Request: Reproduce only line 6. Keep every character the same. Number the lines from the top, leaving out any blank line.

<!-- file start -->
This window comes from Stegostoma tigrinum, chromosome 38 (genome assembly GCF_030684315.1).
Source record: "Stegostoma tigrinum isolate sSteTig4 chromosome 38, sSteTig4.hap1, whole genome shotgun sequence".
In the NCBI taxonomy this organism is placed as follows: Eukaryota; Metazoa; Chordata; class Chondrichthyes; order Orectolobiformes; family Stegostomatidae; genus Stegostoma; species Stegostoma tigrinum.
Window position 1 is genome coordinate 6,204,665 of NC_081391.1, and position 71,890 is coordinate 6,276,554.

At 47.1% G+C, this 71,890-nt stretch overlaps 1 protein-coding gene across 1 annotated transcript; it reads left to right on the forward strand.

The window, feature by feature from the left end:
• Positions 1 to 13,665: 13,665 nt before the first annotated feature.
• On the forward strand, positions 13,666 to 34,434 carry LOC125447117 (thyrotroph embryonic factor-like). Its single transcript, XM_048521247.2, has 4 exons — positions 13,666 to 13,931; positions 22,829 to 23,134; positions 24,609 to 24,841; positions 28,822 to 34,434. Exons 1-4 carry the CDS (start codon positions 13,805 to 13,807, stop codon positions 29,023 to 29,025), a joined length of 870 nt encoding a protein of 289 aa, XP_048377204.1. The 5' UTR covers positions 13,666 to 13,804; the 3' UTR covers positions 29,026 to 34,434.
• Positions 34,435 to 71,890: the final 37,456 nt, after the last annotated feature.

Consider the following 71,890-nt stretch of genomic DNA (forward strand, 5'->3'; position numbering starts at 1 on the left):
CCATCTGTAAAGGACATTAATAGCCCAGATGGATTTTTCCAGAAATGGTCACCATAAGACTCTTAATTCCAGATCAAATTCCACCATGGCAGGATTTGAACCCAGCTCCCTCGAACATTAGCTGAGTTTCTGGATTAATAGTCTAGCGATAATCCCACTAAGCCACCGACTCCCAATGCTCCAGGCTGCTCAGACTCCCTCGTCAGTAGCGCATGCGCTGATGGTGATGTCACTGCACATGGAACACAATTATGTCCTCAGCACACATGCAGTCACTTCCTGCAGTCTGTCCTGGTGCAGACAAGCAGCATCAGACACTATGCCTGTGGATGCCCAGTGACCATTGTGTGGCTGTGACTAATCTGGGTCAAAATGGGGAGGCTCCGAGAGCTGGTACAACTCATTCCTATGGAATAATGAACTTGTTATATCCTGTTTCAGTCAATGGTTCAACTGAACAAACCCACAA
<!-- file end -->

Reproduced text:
The window, feature by feature from the left end: